2. Legumes

Legumes are a staple in many diets. They contain lectins that are glycoproteins (proteins to which sugar chains are linked) (5). Legume lectins have antimicrobial, insecticidal, and antitumor properties (6). However, clinical trials are needed to establish their therapeutic efficacy. Domesticated legumes are a more accessible and abundant source of lectins, unlike the wild variety.

3. Nuts

All nuts contain lectins, though almonds have the highest concentration. In fact, almonds have a higher lectin content than peanuts (7). Lectin concentration in plant sources significantly decreases with cooking time. Even soaking these nuts and seeds in water reduces their lectin content significantly (8).

4. Chickpeas

Chickpeas are popular for their high protein content, but they also contain lectins in the range of 1160 to1375 HU/g. Lectins degenerate red blood corpuscles by firmly sticking to them (haemagglutinating activity) (9),(10 ).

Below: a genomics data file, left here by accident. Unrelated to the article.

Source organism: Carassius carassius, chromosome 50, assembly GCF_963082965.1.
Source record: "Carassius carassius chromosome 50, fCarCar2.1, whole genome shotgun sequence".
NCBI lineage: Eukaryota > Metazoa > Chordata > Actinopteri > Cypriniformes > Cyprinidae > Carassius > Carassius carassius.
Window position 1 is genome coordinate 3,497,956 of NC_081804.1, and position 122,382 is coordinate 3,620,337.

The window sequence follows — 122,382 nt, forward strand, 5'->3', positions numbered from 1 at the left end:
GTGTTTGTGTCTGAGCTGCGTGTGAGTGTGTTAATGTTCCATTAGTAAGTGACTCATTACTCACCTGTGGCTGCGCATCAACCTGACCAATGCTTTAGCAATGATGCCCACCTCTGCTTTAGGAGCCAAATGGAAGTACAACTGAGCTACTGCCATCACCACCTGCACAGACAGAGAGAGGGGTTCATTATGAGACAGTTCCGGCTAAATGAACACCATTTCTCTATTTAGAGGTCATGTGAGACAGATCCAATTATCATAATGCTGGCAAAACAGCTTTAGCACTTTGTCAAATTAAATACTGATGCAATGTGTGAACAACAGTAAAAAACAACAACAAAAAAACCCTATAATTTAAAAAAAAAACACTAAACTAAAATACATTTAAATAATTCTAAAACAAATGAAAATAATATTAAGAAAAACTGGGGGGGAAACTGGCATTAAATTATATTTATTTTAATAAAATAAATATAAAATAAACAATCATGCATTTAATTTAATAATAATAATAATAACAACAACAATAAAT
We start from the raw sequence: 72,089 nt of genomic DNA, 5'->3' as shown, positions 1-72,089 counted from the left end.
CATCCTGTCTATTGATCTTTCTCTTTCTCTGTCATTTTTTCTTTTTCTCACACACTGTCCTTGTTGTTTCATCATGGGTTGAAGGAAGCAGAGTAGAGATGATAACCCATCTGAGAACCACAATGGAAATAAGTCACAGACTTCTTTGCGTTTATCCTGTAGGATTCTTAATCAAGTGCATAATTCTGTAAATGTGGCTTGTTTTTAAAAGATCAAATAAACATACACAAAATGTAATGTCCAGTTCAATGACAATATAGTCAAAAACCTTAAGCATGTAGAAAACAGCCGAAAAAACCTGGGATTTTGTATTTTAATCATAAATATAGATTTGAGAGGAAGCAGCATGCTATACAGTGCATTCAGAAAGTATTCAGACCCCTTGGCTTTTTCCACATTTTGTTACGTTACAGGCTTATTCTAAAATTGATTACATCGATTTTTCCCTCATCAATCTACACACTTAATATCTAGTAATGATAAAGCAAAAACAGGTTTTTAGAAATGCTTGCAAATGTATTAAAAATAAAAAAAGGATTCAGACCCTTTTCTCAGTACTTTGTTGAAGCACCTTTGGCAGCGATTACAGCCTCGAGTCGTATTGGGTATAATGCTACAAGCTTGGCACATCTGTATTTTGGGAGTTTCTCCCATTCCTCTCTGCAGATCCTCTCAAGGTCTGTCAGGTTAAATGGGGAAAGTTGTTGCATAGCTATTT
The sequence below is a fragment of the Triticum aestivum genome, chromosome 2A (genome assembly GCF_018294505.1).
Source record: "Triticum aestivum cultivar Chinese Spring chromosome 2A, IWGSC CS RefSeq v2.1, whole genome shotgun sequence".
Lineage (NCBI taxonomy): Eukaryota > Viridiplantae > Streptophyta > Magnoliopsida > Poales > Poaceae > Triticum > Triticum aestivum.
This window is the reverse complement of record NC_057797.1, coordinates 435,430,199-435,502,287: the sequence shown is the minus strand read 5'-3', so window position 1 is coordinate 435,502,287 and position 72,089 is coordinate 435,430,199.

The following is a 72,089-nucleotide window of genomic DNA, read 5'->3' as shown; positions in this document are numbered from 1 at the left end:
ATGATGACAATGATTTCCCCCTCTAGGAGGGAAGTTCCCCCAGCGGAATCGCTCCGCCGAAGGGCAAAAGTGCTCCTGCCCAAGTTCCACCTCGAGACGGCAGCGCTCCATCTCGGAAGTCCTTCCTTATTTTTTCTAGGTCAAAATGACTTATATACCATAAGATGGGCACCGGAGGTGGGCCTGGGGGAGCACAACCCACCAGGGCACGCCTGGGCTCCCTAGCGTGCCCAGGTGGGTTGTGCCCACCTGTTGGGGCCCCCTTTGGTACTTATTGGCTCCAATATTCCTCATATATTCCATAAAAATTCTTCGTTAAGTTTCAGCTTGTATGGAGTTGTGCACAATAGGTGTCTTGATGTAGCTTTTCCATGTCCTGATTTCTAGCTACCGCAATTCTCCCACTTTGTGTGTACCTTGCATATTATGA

5. Potatoes

Potatoes are rich in starch, but they also contain lectins (solanum tuberosum agglutinin). Besides, white potatoes have a higher concentration of lectins than sweet potatoes (11). Lectin-rich foods may cause digestive issues besides playing a role in inflammatory conditions like rheumatoid arthritis and type-1 diabetes (12).

6. Wheat

Whole grains, especially wheat, are high in lectins. These lectins bind to glomerular capillary walls (filtration barrier)and tubules of human kidneys and induce IgA mesangial deposits (accumulation of immunoglobulin A protein in the kidney). This may cause or aggravate nephropathy (kidney deterioration) in humans (13). Cooking, soaking, and dry roasting wheat may reduce its lectin content.